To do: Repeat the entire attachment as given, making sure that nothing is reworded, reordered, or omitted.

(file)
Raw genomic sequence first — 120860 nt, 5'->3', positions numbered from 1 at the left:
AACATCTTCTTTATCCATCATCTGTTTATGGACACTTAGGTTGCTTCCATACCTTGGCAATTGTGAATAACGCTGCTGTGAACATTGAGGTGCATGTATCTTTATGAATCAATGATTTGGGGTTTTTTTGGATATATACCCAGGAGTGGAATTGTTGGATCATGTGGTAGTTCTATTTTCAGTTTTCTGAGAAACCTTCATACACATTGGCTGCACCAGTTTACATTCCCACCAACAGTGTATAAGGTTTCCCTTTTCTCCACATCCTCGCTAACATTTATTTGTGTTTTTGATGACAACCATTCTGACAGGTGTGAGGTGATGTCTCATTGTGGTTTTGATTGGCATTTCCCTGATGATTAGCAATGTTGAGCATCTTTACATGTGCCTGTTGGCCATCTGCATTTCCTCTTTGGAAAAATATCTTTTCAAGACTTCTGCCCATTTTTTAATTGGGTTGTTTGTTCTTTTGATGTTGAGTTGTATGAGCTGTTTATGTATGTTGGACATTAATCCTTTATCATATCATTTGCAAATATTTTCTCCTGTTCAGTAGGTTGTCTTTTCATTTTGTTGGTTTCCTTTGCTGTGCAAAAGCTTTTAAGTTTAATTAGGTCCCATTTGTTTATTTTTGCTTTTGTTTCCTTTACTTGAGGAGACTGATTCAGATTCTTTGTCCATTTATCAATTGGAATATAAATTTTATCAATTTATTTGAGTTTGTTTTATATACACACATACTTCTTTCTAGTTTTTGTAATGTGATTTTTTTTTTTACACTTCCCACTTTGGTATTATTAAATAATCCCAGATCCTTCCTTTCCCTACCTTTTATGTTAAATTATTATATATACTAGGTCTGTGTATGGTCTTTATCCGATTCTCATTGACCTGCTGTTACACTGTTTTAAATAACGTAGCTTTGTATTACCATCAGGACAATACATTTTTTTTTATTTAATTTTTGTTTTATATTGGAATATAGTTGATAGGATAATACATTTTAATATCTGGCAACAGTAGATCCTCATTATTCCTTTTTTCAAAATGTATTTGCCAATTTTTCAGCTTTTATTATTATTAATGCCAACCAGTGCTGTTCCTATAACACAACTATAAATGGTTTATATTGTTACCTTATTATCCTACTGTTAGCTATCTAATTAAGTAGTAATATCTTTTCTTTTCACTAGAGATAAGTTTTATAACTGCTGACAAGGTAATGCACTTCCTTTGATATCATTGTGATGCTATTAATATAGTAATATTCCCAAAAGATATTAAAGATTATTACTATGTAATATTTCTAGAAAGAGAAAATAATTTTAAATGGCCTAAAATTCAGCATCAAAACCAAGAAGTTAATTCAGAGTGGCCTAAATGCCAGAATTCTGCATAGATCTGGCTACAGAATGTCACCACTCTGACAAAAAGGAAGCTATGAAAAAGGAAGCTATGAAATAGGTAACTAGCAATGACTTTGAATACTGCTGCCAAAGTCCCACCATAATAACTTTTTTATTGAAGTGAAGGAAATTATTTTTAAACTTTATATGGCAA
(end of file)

Raw genomic sequence first — 120860 nt, 5'->3', positions numbered from 1 at the left:
AACATCTTCTTTATCCATCATCTGTTTATGGACACTTAGGTTGCTTCCATACCTTGGCAATTGTGAATAACGCTGCTGTGAACATTGAGGTGCATGTATCTTTATGAATCAATGATTTGGGGTTTTTTTGGATATATACCCAGGAGTGGAATTGTTGGATCATGTGGTAGTTCTATTTTCAGTTTTCTGAGAAACCTTCATACACATTGGCTGCACCAGTTTACATTCCCACCAACAGTGTATAAGGTTTCCCTTTTCTCCACATCCTCGCTAACATTTATTTGTGTTTTTGATGACAACCATTCTGACAGGTGTGAGGTGATGTCTCATTGTGGTTTTGATTGGCATTTCCCTGATGATTAGCAATGTTGAGCATCTTTACATGTGCCTGTTGGCCATCTGCATTTCCTCTTTGGAAAAATATCTTTTCAAGACTTCTGCCCATTTTTTAATTGGGTTGTTTGTTCTTTTGATGTTGAGTTGTATGAGCTGTTTATGTATGTTGGACATTAATCCTTTATCATATCATTTGCAAATATTTTCTCCTGTTCAGTAGGTTGTCTTTTCATTTTGTTGGTTTCCTTTGCTGTGCAAAAGCTTTTAAGTTTAATTAGGTCCCATTTGTTTATTTTTGCTTTTGTTTCCTTTACTTGAGGAGACTGATTCAGATTCTTTGTCCATTTATCAATTGGAATATAAATTTTATCAATTTATTTGAGTTTGTTTTATATACACACATACTTCTTTCTAGTTTTTGTAATGTGATTTTTTTTTTTACACTTCCCACTTTGGTATTATTAAATAATCCCAGATCCTTCCTTTCCCTACCTTTTATGTTAAATTATTATATATACTAGGTCTGTGTATGGTCTTTATCCGATTCTCATTGACCTGCTGTTACACTGTTTTAAATAACGTAGCTTTGTATTACCATCAGGACAATACATTTTTTTTTATTTAATTTTTGTTTTATATTGGAATATAGTTGATAGGATAATACATTTTAATATCTGGCAACAGTAGATCCTCATTATTCCTTTTTTCAAAATGTATTTGCCAATTTTTCAGCTTTTATTATTATTAATGCCAACCAGTGCTGTTCCTATAACACAACTATAAATGGTTTATATTGTTACCTTATTATCCTACTGTTAGCTATCTAATTAAGTAGTAATATCTTTTCTTTTCACTAGAGATAAGTTTTATAACTGCTGACAAGGTAATGCACTTCCTTTGATATCATTGTGATGCTATTAATATAGTAATATTCCCAAAAGATATTAAAGATTATTACTATGTAATATTTCTAGAAAGAGAAAATAATTTTAAATGGCCTAAAATTCAGCATCAAAACCAAGAAGTTAATTCAGAGTGGCCTAAATGCCAGAATTCTGCATAGATCTGGCTACAGAATGTCACCACTCTGACAAAAAGGAAGCTATGAAAAAGGAAGCTATGAAATAGGTAACTAGCAATGACTTTGAATACTGCTGCCAAAGTCCCACCATAATAACTTTTTTATTGAAGTGAAGGAAATTATTTTTAAACTTTATATGGCAA